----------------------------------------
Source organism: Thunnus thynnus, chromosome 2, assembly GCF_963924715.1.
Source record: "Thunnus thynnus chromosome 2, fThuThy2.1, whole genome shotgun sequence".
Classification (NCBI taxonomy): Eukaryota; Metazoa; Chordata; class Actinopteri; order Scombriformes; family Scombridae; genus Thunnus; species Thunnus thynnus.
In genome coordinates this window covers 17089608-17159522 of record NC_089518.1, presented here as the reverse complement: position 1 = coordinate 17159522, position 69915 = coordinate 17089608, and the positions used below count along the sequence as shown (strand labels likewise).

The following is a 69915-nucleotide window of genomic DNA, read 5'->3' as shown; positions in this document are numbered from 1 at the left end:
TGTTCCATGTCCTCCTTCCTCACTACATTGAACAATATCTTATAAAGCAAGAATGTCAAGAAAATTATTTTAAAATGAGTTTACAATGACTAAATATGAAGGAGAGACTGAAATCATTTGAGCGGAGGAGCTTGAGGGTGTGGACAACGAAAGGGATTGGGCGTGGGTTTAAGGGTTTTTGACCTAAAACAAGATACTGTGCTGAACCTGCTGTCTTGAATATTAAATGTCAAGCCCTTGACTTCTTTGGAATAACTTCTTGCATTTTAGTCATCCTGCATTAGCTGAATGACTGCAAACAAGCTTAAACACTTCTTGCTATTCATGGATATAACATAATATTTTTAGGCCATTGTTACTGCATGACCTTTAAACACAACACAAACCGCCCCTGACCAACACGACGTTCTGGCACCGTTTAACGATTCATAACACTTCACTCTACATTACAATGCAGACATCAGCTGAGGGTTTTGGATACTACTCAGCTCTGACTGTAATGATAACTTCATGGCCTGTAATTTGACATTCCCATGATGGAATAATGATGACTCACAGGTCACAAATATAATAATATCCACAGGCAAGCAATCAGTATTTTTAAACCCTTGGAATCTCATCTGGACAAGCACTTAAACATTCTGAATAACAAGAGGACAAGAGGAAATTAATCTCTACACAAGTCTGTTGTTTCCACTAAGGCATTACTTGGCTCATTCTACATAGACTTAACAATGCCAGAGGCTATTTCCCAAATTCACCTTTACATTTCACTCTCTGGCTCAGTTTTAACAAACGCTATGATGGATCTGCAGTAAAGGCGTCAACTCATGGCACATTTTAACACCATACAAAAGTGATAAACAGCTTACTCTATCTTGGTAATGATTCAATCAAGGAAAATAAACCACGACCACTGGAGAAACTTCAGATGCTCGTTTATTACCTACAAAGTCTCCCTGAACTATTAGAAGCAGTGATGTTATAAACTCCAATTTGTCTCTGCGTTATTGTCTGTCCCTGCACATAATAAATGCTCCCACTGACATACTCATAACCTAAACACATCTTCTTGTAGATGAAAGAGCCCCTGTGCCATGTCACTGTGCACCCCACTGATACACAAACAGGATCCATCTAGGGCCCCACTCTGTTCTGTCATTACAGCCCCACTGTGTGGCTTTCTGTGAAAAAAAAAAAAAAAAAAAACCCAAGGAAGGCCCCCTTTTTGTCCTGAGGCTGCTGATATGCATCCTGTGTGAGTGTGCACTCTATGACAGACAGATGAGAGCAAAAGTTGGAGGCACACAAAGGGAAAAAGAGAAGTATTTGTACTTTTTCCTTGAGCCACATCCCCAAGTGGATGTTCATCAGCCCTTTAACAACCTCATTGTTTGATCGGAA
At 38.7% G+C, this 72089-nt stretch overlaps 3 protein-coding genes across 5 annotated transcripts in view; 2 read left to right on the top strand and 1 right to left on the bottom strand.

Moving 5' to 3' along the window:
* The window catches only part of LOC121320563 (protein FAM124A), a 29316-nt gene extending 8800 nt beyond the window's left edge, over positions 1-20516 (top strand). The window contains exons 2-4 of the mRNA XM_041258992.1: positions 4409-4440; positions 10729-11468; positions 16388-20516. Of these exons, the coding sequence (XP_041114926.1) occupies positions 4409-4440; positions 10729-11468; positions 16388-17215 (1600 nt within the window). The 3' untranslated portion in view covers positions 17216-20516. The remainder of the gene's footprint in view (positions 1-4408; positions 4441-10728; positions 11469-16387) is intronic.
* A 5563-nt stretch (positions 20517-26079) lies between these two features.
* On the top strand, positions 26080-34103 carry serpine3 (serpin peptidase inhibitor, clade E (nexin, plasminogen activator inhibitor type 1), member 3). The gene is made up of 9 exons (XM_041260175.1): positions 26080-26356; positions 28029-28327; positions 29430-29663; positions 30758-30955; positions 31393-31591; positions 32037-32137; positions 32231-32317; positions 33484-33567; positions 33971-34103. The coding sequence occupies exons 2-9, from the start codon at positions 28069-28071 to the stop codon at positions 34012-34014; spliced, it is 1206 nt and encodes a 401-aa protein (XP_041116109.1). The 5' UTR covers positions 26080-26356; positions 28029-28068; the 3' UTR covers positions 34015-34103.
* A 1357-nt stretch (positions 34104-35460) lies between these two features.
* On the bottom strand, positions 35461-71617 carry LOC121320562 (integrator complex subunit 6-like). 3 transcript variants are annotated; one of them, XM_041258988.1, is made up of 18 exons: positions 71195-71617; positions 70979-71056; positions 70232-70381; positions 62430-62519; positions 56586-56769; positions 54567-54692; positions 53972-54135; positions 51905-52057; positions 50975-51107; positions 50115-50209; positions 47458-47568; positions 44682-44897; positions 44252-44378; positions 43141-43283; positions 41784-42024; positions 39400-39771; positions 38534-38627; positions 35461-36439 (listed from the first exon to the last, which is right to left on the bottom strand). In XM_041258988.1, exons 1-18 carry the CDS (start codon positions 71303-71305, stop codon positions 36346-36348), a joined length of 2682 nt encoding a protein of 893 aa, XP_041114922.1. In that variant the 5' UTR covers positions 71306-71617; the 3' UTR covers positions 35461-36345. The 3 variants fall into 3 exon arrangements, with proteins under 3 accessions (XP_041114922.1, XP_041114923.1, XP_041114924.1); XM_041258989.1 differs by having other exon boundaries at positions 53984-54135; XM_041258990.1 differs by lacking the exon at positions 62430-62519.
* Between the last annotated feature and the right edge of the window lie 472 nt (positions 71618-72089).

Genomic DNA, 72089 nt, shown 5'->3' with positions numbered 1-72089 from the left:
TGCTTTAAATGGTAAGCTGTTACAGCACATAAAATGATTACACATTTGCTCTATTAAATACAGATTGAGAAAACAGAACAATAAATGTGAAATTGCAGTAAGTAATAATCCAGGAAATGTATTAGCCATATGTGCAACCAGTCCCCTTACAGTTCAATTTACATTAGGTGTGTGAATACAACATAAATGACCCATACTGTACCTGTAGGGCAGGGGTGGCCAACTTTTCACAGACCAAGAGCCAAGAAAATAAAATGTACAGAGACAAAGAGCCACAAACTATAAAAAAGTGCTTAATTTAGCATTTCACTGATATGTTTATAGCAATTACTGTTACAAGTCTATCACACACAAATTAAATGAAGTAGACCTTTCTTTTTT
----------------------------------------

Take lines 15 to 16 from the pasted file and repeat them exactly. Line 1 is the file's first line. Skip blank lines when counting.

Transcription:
Genomic DNA, 72089 nt, shown 5'->3' with positions numbered 1-72089 from the left:
TGCTTTAAATGGTAAGCTGTTACAGCACATAAAATGATTACACATTTGCTCTATTAAATACAGATTGAGAAAACAGAACAATAAATGTGAAATTGCAGTAAGTAATAATCCAGGAAATGTATTAGCCATATGTGCAACCAGTCCCCTTACAGTTCAATTTACATTAGGTGTGTGAATACAACATAAATGACCCATACTGTACCTGTAGGGCAGGGGTGGCCAACTTTTCACAGACCAAGAGCCAAGAAAATAAAATGTACAGAGACAAAGAGCCACAAACTATAAAAAAGTGCTTAATTTAGCATTTCACTGATATGTTTATAGCAATTACTGTTACAAGTCTATCACACACAAATTAAATGAAGTAGACCTTTCTTTTTT